What are you learning about your topic?

Now that I have read up and researched quite a lot on my topic about celebrity endorsements, I sincerely have learned so much and I am still continuing to learn more and more new facts about this whole topic. A few weeks ago, I had this huge question in my head of whether or not having a celebrity makes a big and significant difference in selling or promoting a product. Can companies not just sell products without having a well known person do it for them? Is there true, genuine facts and evidence that a celebrity will help persuade people in purchasing something?

So it turns out that the effectiveness of celebrity endorsements can actually vary from country to country. Just because there is a successful advertising technique in one country, that does not necessarily guarantee it means it will have the same success in another country. Some of these advertising markets may just be less developed from a marketing communications point of view. Also, in certain countries, they may have specific cultural traditions which desires the use of famous, aspirational role models. For example, in the country China, there is a very huge impact when using a celebrity to promote a product. In fact, it is actually the number one and most effective advertising strategy and technique to create this persuasive effect on the millions of Chinese consumers. More than half of the consumers in China who have purchased an advertised product was led by celebrity endorsed commercials. A majority of Chinese marketers truly desire and make it their goal to use a celebrity or well known person when choosing how to represent and bring notice to their product. Compared to the United States, Asian countries like Korea and China are most likely to showcase interdependence, concern, and family integrity in their celebrity ads while the US will try their best to display the success of individuals, success of independence, and differences among others. Another big cultural difference that affects consumer thinking is that in the US, the celebrities who are advertising are “spokespersons” while in another country like Korea, the celebrities will act and play a character for a commercial. This represents their type of low context communication between consumers and the celebrities. In the US, it is surprisingly quite different. Results from a study by Harris Interactive shows that while about 45% of US adults believe having a celebrity represent a certain product makes a big impact, a greater proportion, (51%), believe and feel like there is no difference whether a celebrity really persuades a consumer to purchase a product or not. Basically, this study follows research suggesting that “celebrities don’t have much influence over consumers when it comes to marketing campaigns. In a study of global consumers’ responses to advertising messages, Nielsen recently found that while humor resonates with a leading 47% of respondents, celebrity (12%) and athlete (8%) endorsements resonate with the fewest consumers. Another study, reported by MediaPost — indicates that celebrity endorsements garner less trust from consumers around the world than any other type of brand promotion.” For example, Ellen Degeneres is a very well-known person and talk show host here in the United States. However, none of her advertisements have landed in the top ten celebrity celebrity endorsements. In fact, she was actually an outlier in this specific study. Another surprising result that came out of this study is that celebrities who showcase their political views might be more effective. A good 58% of the respondents believe that the support of a celebrity definitely (10%) or probably (48%) changes people’s views about which candidate to support. However, some celebrities are said to be making too much money that it would be a risk for them to speak out on their political views. This could result in isolating a big group of followers who no longer want to buy your products because of your political view.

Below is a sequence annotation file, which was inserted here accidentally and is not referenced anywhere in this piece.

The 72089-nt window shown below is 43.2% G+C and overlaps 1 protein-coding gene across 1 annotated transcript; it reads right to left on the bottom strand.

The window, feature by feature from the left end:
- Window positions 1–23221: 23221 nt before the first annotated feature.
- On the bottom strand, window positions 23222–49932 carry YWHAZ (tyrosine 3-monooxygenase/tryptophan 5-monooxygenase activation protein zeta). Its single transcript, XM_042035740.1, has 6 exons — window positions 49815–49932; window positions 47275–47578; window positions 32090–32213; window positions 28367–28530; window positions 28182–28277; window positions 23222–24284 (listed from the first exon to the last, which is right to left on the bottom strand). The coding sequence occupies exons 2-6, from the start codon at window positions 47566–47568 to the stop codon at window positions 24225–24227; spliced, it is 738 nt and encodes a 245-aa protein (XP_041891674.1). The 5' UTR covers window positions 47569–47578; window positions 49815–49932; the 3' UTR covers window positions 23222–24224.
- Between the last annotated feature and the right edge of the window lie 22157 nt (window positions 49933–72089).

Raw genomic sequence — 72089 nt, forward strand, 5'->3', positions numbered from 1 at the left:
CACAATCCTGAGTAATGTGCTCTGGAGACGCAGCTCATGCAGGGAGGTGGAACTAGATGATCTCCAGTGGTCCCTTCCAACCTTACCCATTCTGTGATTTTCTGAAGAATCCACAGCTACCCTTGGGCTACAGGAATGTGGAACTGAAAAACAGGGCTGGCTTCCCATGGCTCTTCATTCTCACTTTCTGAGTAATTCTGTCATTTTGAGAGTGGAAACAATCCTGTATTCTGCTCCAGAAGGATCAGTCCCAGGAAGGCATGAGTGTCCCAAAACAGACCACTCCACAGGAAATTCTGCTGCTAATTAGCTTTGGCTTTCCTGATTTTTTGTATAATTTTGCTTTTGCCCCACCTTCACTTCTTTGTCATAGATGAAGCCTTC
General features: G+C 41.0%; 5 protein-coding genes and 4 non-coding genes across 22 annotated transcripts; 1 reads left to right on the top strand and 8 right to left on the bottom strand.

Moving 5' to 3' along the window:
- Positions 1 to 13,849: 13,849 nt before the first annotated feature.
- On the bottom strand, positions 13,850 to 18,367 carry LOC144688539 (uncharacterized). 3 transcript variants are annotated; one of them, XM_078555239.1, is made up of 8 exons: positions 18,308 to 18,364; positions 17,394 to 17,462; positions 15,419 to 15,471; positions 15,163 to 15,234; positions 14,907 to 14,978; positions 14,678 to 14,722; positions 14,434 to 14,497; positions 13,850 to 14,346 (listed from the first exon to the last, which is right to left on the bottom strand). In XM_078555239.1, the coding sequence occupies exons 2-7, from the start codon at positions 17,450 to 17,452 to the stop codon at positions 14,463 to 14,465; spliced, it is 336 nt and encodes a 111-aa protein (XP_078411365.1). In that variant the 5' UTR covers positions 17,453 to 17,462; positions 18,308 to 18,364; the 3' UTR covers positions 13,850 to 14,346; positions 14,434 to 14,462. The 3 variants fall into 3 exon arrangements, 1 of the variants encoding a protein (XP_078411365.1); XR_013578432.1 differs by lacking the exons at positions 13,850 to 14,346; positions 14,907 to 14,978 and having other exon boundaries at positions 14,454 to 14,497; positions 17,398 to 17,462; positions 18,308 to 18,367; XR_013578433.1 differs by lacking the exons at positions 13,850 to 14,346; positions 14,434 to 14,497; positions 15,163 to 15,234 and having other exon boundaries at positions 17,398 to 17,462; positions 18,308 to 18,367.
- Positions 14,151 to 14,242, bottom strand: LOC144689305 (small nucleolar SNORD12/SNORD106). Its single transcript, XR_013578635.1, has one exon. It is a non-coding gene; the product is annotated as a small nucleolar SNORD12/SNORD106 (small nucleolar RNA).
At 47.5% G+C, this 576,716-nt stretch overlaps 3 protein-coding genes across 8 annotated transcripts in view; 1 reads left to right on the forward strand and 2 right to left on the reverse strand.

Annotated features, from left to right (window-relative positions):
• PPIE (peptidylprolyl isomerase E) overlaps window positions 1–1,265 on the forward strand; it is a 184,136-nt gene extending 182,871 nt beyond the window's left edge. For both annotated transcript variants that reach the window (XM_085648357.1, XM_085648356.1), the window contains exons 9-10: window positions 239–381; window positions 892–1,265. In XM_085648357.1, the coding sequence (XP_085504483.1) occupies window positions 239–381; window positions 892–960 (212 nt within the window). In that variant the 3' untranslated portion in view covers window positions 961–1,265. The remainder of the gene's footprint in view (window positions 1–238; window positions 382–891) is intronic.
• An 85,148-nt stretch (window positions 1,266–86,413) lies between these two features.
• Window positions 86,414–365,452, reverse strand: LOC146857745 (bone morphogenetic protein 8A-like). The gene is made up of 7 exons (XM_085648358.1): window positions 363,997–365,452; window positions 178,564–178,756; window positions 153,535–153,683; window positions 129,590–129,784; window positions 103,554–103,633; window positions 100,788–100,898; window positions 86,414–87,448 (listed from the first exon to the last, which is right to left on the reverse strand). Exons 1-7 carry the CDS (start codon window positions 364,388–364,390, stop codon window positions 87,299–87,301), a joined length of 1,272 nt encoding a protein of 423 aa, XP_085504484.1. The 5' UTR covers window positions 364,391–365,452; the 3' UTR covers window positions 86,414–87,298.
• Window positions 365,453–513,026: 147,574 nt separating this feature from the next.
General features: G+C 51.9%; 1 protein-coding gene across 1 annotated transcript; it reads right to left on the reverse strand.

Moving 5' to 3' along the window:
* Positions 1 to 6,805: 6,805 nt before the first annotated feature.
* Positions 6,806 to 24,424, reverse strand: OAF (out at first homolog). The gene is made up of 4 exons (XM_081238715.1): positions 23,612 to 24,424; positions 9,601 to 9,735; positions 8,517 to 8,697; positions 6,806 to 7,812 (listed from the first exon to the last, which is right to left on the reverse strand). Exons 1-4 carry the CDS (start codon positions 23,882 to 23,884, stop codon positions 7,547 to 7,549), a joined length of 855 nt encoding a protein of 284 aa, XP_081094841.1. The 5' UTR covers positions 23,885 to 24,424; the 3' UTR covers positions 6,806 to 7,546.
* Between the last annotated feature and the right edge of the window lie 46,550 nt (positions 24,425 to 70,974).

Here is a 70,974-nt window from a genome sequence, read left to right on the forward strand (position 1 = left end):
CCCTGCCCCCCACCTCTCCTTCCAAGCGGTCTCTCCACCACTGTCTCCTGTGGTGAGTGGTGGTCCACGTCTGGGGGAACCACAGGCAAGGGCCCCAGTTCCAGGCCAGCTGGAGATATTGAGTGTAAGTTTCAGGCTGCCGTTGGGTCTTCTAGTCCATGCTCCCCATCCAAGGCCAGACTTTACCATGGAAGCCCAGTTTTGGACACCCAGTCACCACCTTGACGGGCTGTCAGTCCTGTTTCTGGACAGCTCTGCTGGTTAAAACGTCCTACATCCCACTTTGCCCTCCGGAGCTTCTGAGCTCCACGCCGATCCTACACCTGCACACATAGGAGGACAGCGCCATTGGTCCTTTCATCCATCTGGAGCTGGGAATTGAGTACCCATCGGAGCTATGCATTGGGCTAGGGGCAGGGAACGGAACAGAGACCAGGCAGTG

Foreign Celebrity Endorsements:

Overall, when a company has a celebrity be involved in an advertisement, it will definitely make some sort of an impact. Whether it is a small impact on consumers or a negative impact on consumers, at the end of the day, an advertisement still will make an impact on people. Throughout all my research, the effectiveness of a celebrity endorsement truly varies from place to place, different ages, gender, preferences, and more. There are so many factors that come into play when determining whether or not having a celebrity represent a product persuades the heads of consumers. It all comes down to the individual to make their own choice in purchasing a product or not.

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